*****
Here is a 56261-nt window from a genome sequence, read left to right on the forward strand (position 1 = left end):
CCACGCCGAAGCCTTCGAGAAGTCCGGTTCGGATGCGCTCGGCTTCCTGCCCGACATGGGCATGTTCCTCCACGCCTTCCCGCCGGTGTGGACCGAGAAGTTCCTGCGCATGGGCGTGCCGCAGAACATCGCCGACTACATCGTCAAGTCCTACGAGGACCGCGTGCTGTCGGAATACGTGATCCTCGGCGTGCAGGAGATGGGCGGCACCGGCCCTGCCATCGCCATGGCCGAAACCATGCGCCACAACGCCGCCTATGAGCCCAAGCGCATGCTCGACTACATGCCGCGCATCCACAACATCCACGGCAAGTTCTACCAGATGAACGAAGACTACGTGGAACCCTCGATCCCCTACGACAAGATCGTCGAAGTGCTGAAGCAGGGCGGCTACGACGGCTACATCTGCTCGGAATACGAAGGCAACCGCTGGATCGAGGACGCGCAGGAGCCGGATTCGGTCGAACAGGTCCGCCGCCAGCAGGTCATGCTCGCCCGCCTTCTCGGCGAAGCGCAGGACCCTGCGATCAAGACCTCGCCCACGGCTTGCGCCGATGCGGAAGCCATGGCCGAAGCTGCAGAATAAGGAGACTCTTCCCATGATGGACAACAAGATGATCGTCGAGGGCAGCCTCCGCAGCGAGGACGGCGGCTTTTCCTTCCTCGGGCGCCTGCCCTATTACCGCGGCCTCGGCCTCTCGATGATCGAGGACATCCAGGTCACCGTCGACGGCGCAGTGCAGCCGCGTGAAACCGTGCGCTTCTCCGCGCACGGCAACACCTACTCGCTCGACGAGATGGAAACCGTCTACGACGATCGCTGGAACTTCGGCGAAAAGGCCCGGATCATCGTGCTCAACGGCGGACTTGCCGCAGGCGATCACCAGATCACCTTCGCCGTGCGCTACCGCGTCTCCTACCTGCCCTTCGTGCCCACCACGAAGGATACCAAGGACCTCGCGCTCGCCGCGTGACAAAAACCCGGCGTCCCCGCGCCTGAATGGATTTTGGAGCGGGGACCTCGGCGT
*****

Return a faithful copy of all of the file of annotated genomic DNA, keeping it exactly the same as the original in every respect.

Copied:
Here is a 56261-nt window from a genome sequence, read left to right on the forward strand (position 1 = left end):
CCACGCCGAAGCCTTCGAGAAGTCCGGTTCGGATGCGCTCGGCTTCCTGCCCGACATGGGCATGTTCCTCCACGCCTTCCCGCCGGTGTGGACCGAGAAGTTCCTGCGCATGGGCGTGCCGCAGAACATCGCCGACTACATCGTCAAGTCCTACGAGGACCGCGTGCTGTCGGAATACGTGATCCTCGGCGTGCAGGAGATGGGCGGCACCGGCCCTGCCATCGCCATGGCCGAAACCATGCGCCACAACGCCGCCTATGAGCCCAAGCGCATGCTCGACTACATGCCGCGCATCCACAACATCCACGGCAAGTTCTACCAGATGAACGAAGACTACGTGGAACCCTCGATCCCCTACGACAAGATCGTCGAAGTGCTGAAGCAGGGCGGCTACGACGGCTACATCTGCTCGGAATACGAAGGCAACCGCTGGATCGAGGACGCGCAGGAGCCGGATTCGGTCGAACAGGTCCGCCGCCAGCAGGTCATGCTCGCCCGCCTTCTCGGCGAAGCGCAGGACCCTGCGATCAAGACCTCGCCCACGGCTTGCGCCGATGCGGAAGCCATGGCCGAAGCTGCAGAATAAGGAGACTCTTCCCATGATGGACAACAAGATGATCGTCGAGGGCAGCCTCCGCAGCGAGGACGGCGGCTTTTCCTTCCTCGGGCGCCTGCCCTATTACCGCGGCCTCGGCCTCTCGATGATCGAGGACATCCAGGTCACCGTCGACGGCGCAGTGCAGCCGCGTGAAACCGTGCGCTTCTCCGCGCACGGCAACACCTACTCGCTCGACGAGATGGAAACCGTCTACGACGATCGCTGGAACTTCGGCGAAAAGGCCCGGATCATCGTGCTCAACGGCGGACTTGCCGCAGGCGATCACCAGATCACCTTCGCCGTGCGCTACCGCGTCTCCTACCTGCCCTTCGTGCCCACCACGAAGGATACCAAGGACCTCGCGCTCGCCGCGTGACAAAAACCCGGCGTCCCCGCGCCTGAATGGATTTTGGAGCGGGGACCTCGGCGT